Vernon Hills, Inc. The main ground relied upon by Service was
mistake of fact. Only after all the evidence was in did Service
amend its petition to allege fraud. The Court of Appeals opinion
makes it clear that Service confined the scope of its petition
before the special master to the issue of whether the legal
description on its mortgage was incorrect, and in particular,
whether an oversight or a mistake caused it.
By contrast, the issue in the instant proceeding was whether
Hogan committed fraud in the procurement of the mortgage loans.
Evidence was offered, for example, that Hogan induced the
granting of the loans with a bribe. Thus, the issue in this court
was much broader than the one necessarily determined before the
special master. Cf. Yates v. United States, 354 U.S. 298, 337, 77
S.Ct. 1064, 1 L.Ed.2d 1356 (1957). Evidence of the defective
mortgage was not dispositive of the fraud issue; it was merely
one of many factors to be considered by the jury in deciding
whether the loans had been procured by fraud, and if so, how much
plaintiff was damaged thereby.
In concluding that plaintiff was not collaterally estopped from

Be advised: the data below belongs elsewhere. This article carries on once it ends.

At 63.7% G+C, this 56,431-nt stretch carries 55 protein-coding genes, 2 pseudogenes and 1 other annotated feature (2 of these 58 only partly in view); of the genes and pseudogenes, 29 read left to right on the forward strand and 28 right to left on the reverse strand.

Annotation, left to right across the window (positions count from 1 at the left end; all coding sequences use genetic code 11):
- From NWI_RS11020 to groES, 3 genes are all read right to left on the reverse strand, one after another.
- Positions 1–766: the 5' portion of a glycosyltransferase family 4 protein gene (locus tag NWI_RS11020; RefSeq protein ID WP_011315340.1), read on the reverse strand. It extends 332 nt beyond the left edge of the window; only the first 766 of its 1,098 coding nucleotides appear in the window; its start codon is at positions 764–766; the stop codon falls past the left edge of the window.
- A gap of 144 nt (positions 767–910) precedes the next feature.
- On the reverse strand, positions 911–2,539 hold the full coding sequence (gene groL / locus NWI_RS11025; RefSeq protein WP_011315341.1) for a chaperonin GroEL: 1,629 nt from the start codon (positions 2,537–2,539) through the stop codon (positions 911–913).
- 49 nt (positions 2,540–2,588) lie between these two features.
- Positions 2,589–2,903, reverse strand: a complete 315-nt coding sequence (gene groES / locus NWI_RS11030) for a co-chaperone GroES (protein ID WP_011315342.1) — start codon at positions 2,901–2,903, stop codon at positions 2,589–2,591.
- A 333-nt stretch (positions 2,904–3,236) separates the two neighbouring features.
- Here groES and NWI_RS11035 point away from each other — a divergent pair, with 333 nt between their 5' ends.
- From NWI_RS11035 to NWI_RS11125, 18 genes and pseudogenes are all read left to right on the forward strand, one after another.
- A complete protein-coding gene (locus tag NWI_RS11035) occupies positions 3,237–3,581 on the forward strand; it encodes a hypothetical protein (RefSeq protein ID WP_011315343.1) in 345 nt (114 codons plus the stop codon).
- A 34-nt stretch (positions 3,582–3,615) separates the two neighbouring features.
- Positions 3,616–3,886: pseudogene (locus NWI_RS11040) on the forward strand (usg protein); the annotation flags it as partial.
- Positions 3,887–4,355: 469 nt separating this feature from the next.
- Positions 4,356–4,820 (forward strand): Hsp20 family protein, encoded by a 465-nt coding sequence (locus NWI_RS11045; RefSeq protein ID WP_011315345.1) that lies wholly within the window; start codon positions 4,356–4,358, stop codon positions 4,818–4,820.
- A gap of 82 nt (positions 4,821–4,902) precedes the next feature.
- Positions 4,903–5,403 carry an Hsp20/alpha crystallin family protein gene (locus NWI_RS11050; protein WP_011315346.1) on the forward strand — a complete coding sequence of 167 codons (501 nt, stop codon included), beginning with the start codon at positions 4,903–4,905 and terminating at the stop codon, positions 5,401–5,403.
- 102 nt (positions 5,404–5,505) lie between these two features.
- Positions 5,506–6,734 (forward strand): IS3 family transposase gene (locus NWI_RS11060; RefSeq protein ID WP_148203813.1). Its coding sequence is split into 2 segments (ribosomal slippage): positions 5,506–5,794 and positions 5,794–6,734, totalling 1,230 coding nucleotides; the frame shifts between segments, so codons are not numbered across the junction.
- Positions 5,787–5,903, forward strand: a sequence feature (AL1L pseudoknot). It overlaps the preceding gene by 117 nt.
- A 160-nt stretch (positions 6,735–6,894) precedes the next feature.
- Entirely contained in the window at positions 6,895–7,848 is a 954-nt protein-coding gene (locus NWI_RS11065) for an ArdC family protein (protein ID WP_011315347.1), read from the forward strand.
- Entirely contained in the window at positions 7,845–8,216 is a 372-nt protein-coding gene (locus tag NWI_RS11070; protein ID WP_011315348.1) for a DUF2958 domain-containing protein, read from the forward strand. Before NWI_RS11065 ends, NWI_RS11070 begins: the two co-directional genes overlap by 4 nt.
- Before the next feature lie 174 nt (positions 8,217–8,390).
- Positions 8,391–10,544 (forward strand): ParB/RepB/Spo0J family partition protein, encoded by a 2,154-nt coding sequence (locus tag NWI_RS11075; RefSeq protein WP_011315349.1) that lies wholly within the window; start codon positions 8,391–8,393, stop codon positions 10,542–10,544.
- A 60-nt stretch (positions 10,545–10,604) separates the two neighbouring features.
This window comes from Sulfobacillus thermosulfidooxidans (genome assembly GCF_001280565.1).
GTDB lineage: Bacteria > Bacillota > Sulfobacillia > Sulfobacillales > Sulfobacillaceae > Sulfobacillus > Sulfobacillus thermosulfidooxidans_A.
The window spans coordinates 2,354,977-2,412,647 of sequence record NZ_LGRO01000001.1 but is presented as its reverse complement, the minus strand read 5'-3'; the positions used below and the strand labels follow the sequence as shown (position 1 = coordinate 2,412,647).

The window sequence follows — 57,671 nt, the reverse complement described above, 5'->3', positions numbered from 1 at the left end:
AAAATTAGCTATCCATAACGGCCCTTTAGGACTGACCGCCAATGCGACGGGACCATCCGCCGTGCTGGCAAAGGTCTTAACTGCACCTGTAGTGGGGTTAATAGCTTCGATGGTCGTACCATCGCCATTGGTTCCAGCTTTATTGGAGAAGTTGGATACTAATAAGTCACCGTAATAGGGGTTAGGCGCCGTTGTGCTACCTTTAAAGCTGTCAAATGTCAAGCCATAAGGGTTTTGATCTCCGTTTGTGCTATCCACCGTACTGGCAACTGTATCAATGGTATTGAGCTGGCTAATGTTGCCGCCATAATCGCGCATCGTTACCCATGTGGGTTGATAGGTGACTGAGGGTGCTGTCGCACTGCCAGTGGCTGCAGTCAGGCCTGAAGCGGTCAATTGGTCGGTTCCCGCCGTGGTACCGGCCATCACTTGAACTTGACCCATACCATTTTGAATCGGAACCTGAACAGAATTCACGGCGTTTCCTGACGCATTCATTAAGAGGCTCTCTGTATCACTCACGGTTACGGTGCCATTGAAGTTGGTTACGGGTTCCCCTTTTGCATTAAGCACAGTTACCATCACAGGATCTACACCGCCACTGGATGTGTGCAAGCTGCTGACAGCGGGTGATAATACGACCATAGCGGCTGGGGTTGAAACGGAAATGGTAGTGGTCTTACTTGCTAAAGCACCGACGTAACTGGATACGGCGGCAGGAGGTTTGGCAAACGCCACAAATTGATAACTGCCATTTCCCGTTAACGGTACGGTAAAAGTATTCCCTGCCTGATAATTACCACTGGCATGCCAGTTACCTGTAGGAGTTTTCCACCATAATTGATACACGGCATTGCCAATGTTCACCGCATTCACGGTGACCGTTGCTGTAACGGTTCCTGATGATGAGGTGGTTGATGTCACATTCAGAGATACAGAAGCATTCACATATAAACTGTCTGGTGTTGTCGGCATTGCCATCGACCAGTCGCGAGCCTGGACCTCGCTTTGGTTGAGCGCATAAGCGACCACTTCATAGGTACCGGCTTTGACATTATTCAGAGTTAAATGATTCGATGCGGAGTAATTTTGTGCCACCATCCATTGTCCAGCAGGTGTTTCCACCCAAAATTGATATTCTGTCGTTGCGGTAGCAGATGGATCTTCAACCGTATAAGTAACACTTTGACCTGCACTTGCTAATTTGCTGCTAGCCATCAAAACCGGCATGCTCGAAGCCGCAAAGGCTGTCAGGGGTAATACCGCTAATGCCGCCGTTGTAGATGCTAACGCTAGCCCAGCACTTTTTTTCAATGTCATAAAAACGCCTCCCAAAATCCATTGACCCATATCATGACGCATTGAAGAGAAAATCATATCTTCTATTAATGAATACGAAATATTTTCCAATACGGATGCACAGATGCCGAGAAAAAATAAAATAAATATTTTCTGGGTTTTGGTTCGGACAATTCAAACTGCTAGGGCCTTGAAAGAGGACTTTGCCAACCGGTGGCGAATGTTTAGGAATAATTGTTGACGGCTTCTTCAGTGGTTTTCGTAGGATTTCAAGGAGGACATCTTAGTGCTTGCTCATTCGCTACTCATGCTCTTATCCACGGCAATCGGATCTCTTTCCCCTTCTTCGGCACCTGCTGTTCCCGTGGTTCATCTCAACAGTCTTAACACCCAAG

introducing into evidence the mortgage with the defective legal
description, I do not feel it necessary to reach the further
objection that Hogan, who was not a party to the reformation
petition, cannot avail himself of the finding of no fraud.
However, there is some question whether Hogan, an officer and
shareholder of Vernon Hills, Inc., is in sufficient privity with
the corporate debtor to take advantage of the finding of the
special master. Compare Nichols v. Alker, 126 F. Supp. 679
(E.D.N.Y. 1954), aff'd, 231 F.2d 68 (2d Cir.), cert. denied,
352 U.S. 829, 77 S.Ct. 42, 1 L.Ed.2d 51 (1956), with Crown Kosher
Super Market of Mass., Inc. v. Gallagher, 176 F. Supp. 466, 470
(D.Mass. 1959), rev'd on other grounds, 366 U.S. 617, 81 S.Ct.
1122, 6 L.Ed.2d 536 (1961). See also, Grantham v. McGraw Edison
Co., 444 F.2d 210, 212-213 (7th Cir. 1971).
Hogan makes a second argument in support of his contention that
the deficient legal description in the mortgage should not have
been introduced into evidence. He asserts that since the FSLIC
already held title to the remaining portion of the golf course in
its capacity as assignee of Hillside, it could not possibly have
suffered damage by the failure to include that remaining portion
in the Vernon Hills, Inc. mortgage. However, the evidence
disclosed that the FSLIC was required to pay for the deed it
acquired from Vernon Hills' trustee in bankruptcy, and that deed
included property outside of that in the mortgage's legal
description. Thus, it is clear ...